In Excel 2003 and earlier it was tricky to produce a picture of your chart. The Edit menu only had Copy, which copied the whole chart, data and all. There was no Paste Special if a chart was selected, so no option to paste as a picture. If you held down Shift while selecting the Edit menu, an obscure action that few users were aware of, Copy became Copy Picture, and you had some choices about how to copy the chart. Among the options were Picture vs Bitmap, the same options offered by JWalk Chart Tools. The on-screen vs. as-printed options never made sense to me, as I could never see any difference between them.
Excel 2007 made Copy as Picture slightly more obvious (maybe) by placing it under Home tab > Paste > As Picture. But I think I didn’t find it for a long time, and I’m sure some users never did.
If you did find Copy as Picture, the Copy Picture dialog had fewer options, including only one set of nonsensical on-screen vs. as-printed options.
If you simply copied a chart, you could go to Home tab > Paste > Paste Special and find a number of options for pasting an image of the copied chart. This was a big improvement over Excel 2003. Note that the dialog implies that you could paste a linked picture, but this option has never been enabled in Excel (though it can be enabled in PowerPoint and Word).
You can also select Home > Paste > As Picture > Paste as Picture, and Excel will paste a picture of your chart; it’s pasted directly as a bitmap, without a dialog to select options.
Finally Excel 2010 put Copy as Picture under Home > Copy, where it has a better chance of being discovered by users.
It’s safe to say that this feature is no longer needed.
If you didn’t know VBA, the only way to get an image file of your chart was to take a screenshot (or copy it as a picture, as described above), crop it in an image processing application, and save it. JWalk Chart Tools gave users a way to export one or more charts as image files in a number of formats (GIF, JPEG, TIF, and PNG) into the folder containing the active workbook.
It wasn’t until recently, in Microsoft 365, that Microsoft finally added the capability to save a single chart as an image file. Right click on a chart, go most of the way down a very long context menu, and select Save as Picture. A Save As Picture dialog will open, allowing you to select the format and path of the image file.
Unless you need to export chart pictures en masse (which my commercial charting add-in can do), this feature of JWalk Chart Tools is not needed.
In Excel 2003 and earlier, charts had a special feature that would resize the text within a chart when that chart was resized. This sounds nice, until your carefully formatted chart would be distorted by a seemingly minor change in size. This frustrated many users, but JWalk Chart Tools came to the rescue, turning off this setting for the active chart or for many charts at once.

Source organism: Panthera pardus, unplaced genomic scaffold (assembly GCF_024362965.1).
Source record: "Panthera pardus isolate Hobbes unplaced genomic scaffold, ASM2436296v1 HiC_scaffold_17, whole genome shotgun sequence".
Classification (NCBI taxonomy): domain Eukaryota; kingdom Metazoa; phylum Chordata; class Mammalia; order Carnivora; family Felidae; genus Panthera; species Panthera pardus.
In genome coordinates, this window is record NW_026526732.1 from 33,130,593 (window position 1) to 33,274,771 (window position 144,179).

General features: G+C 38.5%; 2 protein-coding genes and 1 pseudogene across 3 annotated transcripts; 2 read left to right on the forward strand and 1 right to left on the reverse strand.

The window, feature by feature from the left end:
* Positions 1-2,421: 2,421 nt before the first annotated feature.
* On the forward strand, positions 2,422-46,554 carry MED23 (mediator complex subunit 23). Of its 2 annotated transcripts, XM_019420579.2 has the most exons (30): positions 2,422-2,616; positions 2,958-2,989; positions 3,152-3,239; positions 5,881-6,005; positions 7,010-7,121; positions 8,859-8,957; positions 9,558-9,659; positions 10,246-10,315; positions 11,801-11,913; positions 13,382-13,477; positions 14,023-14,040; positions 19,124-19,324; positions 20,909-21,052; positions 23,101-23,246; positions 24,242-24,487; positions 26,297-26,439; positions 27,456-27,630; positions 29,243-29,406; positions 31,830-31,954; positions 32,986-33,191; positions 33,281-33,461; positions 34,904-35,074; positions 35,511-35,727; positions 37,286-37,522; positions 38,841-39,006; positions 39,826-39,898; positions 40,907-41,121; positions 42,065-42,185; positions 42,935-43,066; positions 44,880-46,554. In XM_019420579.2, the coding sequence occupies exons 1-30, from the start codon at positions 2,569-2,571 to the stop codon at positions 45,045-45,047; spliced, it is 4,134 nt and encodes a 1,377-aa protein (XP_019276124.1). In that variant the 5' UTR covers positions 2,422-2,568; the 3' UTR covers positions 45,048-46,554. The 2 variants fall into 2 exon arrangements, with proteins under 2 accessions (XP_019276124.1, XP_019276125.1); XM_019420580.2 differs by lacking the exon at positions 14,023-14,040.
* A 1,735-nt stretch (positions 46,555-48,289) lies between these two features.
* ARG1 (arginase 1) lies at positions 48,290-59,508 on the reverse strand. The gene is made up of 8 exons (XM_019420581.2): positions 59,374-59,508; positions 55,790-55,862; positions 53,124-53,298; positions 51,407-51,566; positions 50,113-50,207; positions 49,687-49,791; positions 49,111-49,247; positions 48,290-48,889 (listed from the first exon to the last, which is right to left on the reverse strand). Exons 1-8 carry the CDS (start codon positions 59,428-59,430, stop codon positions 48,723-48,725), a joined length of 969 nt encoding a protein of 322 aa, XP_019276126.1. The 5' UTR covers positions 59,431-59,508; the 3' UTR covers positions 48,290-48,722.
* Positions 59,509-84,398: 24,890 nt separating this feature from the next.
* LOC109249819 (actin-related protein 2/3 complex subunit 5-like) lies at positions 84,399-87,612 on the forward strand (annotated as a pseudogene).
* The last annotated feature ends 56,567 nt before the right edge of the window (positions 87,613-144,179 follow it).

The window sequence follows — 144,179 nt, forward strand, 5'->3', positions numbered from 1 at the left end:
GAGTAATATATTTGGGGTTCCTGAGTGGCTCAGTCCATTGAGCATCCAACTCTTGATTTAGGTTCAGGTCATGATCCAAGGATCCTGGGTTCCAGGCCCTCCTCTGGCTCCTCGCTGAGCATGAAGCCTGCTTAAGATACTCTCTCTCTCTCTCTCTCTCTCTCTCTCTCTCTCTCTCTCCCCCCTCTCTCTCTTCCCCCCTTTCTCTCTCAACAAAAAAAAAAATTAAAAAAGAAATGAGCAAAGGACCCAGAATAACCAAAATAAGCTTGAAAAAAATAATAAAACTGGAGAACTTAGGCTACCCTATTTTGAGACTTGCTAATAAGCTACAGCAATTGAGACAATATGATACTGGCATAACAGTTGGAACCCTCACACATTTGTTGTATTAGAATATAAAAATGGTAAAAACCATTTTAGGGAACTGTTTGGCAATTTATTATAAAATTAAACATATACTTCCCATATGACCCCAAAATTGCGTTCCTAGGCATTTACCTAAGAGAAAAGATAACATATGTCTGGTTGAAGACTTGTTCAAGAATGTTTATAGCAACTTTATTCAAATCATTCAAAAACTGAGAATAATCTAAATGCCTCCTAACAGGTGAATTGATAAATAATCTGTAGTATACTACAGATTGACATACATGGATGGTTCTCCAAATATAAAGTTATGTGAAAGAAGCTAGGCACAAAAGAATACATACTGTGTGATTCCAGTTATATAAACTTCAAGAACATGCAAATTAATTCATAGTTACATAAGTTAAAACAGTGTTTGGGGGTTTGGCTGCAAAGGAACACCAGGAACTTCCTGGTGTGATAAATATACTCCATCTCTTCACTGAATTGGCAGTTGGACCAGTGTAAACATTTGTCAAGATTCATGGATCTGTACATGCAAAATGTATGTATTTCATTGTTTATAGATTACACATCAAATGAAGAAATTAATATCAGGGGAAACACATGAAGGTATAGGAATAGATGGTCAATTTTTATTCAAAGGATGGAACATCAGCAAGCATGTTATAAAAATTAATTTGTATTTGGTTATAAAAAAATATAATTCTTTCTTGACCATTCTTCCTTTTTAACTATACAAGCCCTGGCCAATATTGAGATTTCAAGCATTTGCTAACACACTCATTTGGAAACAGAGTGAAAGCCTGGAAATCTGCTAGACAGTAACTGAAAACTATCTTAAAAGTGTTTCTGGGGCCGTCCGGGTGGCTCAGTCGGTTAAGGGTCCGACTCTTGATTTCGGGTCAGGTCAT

This feature disappeared in Excel 2007, so it isn’t needed any longer.
JWalk Chart Tools offers two reports for your charts. You can get a simple list of charts in your workbook, by worksheet, which includes the chart type, number of series, position, and size of each chart. Or you can get a more detailed accounting of a single chart, including chart name, position and size, chart type, title, description of axes used in the chart, and details about the chart type and data used in each series in the chart. You can choose to have a small thumbnail of each chart appear in the report.
This I think is the one feature that JWalk Chart Tools users miss when they lose access to the add-in. When I need this kind of report, I generally build a one-time VBA routine, then modify and rerun the routine as I realize I needed to include some other information.
JWalk Chart Tools 2.0
I’ve seen the forum questions about this add-in, and I’ve even received emails asking if I had anything like it, especially the Chart Report feature. But I never had anything I thought was ready for sharing.
Then I found an old version of the utility on an old computer and checked it out. I realized that most of the features were unnecessary, but the Chart Report would definitely be useful to many users.
I contacted John Walkenbach and asked whether I could refresh and redistribute the program, and he gave me his blessing.
I’m releasing the new add-in as JWalk Chart Tools 2.0, and it appears on the Chart Design tab when a chart is selected.
I’ve removed most of the features, but Report and Export remain. I’ve repurposed John’s existing code, removing obsolete features and making minor changes to ensure that it is compatible with the latest versions of Excel.
Use this feature to generate information about your charts: either a simple listing of your charts or a detailed report about the active chart.
Use this feature to export one or more charts in a single step.
About JWalk Chart Tools 2.0
Go to JWalk Chart Tools 2.0 to get your copy of this helpful Excel add-in.